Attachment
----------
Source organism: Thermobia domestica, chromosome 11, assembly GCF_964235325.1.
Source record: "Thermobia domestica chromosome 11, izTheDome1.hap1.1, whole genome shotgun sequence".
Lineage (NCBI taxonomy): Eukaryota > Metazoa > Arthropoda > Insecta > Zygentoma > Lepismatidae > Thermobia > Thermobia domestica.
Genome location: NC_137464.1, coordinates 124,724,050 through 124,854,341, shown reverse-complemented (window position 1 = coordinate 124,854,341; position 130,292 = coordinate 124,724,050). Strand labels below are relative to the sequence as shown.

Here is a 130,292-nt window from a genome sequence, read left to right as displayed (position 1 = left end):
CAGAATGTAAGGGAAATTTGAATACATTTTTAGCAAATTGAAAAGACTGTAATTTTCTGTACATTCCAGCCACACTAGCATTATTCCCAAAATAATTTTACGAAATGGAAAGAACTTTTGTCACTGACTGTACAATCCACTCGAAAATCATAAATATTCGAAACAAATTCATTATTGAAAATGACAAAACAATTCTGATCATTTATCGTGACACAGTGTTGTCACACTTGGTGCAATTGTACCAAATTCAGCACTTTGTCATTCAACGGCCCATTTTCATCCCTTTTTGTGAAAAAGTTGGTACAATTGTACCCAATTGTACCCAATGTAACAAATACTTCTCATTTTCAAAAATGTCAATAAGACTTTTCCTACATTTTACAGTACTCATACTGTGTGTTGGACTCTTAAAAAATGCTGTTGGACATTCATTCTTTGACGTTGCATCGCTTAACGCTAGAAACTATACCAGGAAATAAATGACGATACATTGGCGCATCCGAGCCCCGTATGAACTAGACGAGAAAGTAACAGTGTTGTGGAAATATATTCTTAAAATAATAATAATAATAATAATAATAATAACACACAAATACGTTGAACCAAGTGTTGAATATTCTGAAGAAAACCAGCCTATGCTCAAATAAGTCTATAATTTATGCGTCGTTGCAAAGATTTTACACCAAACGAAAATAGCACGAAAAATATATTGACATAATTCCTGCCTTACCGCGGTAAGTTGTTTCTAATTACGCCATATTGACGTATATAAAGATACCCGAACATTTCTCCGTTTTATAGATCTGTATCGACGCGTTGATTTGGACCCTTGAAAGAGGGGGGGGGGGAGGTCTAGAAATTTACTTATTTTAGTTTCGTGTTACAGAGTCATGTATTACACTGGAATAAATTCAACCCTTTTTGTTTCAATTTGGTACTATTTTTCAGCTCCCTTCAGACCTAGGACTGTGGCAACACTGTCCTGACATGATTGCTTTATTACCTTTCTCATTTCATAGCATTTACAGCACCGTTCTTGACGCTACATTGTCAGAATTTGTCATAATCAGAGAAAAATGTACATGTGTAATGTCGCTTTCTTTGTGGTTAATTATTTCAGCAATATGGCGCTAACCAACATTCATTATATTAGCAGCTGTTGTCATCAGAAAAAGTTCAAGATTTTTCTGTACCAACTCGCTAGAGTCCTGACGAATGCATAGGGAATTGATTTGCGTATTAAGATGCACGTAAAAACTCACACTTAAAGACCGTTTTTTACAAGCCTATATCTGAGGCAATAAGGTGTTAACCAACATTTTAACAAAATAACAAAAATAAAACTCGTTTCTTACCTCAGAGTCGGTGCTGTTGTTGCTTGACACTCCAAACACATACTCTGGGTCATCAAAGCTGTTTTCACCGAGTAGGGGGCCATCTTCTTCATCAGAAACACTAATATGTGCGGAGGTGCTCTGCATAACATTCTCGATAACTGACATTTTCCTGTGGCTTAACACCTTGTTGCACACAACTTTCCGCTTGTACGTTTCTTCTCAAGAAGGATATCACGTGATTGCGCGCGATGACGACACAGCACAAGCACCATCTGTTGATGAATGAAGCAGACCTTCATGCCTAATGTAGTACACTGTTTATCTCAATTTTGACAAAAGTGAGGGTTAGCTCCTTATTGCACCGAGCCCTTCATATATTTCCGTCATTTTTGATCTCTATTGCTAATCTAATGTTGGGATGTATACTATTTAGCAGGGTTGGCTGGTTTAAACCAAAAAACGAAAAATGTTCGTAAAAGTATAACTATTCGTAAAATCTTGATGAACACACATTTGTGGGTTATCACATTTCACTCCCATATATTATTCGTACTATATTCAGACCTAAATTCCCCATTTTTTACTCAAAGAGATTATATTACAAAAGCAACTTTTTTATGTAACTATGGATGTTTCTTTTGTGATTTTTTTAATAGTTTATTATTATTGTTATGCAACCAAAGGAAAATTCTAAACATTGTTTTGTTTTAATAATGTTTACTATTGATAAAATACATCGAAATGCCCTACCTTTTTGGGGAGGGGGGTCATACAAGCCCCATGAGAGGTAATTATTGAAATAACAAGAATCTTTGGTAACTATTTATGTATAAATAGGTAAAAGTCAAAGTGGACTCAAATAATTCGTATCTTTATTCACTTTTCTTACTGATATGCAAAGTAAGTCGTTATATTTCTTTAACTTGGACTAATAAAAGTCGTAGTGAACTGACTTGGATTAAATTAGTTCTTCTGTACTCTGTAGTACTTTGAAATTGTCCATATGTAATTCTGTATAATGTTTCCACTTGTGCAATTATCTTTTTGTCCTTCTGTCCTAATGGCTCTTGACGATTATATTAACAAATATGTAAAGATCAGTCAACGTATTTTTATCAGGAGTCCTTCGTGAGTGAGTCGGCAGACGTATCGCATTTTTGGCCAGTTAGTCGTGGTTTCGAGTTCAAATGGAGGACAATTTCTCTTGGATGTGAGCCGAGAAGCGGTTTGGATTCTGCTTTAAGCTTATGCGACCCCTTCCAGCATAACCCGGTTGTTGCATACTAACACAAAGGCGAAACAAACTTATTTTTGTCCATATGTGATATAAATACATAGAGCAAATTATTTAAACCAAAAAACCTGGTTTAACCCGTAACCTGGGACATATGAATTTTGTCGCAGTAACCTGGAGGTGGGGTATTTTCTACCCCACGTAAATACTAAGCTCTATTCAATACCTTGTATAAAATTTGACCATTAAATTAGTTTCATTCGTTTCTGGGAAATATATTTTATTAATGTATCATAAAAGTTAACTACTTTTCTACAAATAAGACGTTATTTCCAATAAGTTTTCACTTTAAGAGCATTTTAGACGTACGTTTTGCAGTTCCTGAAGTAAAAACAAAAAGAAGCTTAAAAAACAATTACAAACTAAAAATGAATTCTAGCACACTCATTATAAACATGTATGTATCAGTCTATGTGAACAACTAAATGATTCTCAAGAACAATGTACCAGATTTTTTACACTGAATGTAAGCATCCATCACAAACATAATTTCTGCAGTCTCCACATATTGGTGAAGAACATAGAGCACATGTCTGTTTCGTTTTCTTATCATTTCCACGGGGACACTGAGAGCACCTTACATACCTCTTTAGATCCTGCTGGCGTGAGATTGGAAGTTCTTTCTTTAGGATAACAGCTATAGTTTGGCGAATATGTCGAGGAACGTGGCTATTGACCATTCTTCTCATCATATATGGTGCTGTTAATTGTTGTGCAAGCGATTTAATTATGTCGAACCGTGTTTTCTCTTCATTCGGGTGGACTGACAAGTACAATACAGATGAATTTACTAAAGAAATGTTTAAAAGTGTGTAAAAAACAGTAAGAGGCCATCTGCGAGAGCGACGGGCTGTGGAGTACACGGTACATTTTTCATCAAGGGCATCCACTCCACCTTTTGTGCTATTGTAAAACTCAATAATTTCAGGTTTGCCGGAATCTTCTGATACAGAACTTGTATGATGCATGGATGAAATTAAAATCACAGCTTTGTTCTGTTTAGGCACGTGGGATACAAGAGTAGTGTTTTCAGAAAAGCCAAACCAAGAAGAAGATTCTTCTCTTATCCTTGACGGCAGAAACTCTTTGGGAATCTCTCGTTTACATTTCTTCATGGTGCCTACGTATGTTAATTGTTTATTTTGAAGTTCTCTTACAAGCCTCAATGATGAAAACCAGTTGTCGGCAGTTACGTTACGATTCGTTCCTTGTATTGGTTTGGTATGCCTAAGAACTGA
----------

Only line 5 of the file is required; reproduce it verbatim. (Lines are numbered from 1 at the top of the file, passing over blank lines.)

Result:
Here is a 130,292-nt window from a genome sequence, read left to right as displayed (position 1 = left end):